Just a few resources that could provide information for you.
In general everyone should note that prevention of TB is a public health concern, and resources do exist to treat those who cannot pay. http://achealthcare.org/ -- Not a medical doctor, just concerned.
Did she get a blood test or a skin test? If she got the skin test, ask for a Quantiferon blood test. Some private practice doctors who don't see much of a high risk population for TB may not be using it as much as they should. It's newer and more expensive but more reliable than the skin test. If she has no known exposures and it was just a positive skin test, then most likely the Quantiferon will be fine. If she had a positive Quantiferon then she's best of taking the 9 months of medication. Yes, most people who have latent TB don't progress, but a 10% risk of progressing to active TB is substantial. The risk of dying or having permanent disability from letting latent TB potentially progress is worse than the risk from taking 9 months of INH -- particularly for a 21 year old, as the risks of INH are lower the younger you are. doctor at an immigrant clinic
Our son took TB test as part of college admission and also to our surprise tested positive but was also latent (rest of family got tested and no one else tested positive - he could have been coughed on anywhere!). The issue is that while healthy people are highly resistant to developing full blown TB, anyone with compromised immune systems (malnutrition, autoimmune illness, chemo/radiation) are HIGHLY susceptible. And you can have active TB and not know it (hence who knows where your daughter/my son was exposed). By the way, if he hadn't taken the drug protocol, he WOULD NOT HAVE BEEN ABLE TO RESIDE IN THE COLLEGE DORM! So its as much a public health issue as well as a personal health issue (your daughter's health status could change, lupus, mono, all kinds of autoimmune illnesses could activate the TB virus). For evermore, he will test ''positive'' and will have to have doctor's ''note'' that he successfully completed the drug regimen in order to negate the positive test. Many jobs require TB testing (especially food, teaching professions) and either a negative or a ''proof of regimen completed'' is required to have the job. In terms of the regimen's safety, one very important issue is NO ALCOHOL can be consumed during the 9 month regimen (and the drug must be taken regularly or the TB virus just becomes resistant). This was impressed upon our son - he successfully completed the regimen without any issues and just has to deal with always having to explain a positive TB test. anonymous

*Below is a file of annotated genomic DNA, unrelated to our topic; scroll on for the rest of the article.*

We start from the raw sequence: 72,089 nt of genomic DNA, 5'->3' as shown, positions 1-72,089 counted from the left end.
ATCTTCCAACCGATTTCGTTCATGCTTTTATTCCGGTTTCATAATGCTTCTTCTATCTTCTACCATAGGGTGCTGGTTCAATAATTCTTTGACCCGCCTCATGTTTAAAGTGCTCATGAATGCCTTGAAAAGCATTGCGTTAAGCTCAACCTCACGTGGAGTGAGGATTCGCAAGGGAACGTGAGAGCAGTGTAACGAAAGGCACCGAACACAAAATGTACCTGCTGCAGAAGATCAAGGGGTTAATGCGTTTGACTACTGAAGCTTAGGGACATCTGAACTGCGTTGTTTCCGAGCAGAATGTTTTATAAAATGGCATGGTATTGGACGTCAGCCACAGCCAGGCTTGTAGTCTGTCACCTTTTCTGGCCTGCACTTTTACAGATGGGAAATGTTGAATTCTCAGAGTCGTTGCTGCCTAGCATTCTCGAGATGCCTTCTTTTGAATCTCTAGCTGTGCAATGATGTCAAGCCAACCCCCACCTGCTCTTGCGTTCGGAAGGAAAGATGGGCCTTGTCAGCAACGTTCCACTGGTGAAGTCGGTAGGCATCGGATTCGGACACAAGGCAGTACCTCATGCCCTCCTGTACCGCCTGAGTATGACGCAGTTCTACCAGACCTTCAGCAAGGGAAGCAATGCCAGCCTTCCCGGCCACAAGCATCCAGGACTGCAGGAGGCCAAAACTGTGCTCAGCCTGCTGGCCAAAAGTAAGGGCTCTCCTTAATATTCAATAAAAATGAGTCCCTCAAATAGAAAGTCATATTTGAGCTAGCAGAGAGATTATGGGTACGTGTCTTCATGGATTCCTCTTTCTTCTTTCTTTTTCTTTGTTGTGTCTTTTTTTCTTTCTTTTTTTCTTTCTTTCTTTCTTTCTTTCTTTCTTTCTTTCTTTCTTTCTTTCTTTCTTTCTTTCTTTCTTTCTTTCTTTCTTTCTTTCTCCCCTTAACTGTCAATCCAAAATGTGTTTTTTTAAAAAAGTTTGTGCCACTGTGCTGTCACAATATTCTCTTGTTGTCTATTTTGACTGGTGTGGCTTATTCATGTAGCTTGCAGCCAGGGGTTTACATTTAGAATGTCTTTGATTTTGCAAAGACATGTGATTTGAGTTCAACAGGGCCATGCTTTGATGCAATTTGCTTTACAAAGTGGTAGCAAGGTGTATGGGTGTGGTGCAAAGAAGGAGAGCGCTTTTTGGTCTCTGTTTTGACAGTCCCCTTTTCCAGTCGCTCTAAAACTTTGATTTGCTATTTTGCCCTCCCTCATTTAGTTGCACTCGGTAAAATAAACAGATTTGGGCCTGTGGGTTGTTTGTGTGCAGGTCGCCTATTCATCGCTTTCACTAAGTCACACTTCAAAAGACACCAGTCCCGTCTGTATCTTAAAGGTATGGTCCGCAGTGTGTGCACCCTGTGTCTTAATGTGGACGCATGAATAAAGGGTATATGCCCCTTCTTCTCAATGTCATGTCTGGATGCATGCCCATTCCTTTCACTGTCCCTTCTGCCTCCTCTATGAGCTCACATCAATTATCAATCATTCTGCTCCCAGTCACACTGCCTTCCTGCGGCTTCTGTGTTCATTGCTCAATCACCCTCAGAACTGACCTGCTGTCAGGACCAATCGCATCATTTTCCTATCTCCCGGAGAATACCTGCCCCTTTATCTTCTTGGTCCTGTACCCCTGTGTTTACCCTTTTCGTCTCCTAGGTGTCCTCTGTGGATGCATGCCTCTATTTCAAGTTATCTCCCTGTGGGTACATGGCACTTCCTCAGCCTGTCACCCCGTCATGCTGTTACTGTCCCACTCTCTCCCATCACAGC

Hi, I didn't see the original post, but I want to second what one person suggested about the Quantiferon blood test. I tested positive in a TB skin test, and was told by a Kaiser doctor that I needed a chest x-ray and antibiotic treatment for months-- this was causing me all kinds of stress since I have a history or allergic reactions to antibiotics and am breastfeeding currently. Long story short, a simple blood test showed that the skin test was a false positive-- I had never been exposed to TB at all. I am SO GLAD that an alternative doctor suggested the blood test- saved me a lot of stress! been there
I missed the original message, so I'm not sure about the age of the child that tested positive for TB. If your child is 5 years old or younger, please understand that the risk for progression from latent TB to TB disease is significant.
From the CDC: ''Because of their age, infants and young children with a positive TST reaction are known to have been infected recently and are at high risk of rapidly developing TB disease. Infants and young children are also more likely than older children and adults to develop life-threatening forms of TB disease.''
The advice of previous posters suggests that a decision to treat your child for latent TB is made on the basis of protecting him/her from disease in adulthood. It is true that latent TB can progress to TB disease many years after infection (especially during periods of stress or other illness), but children can and do develop TB disease! Get advice about whether to treat your child from his/her physician and the health department. A Public Health Professional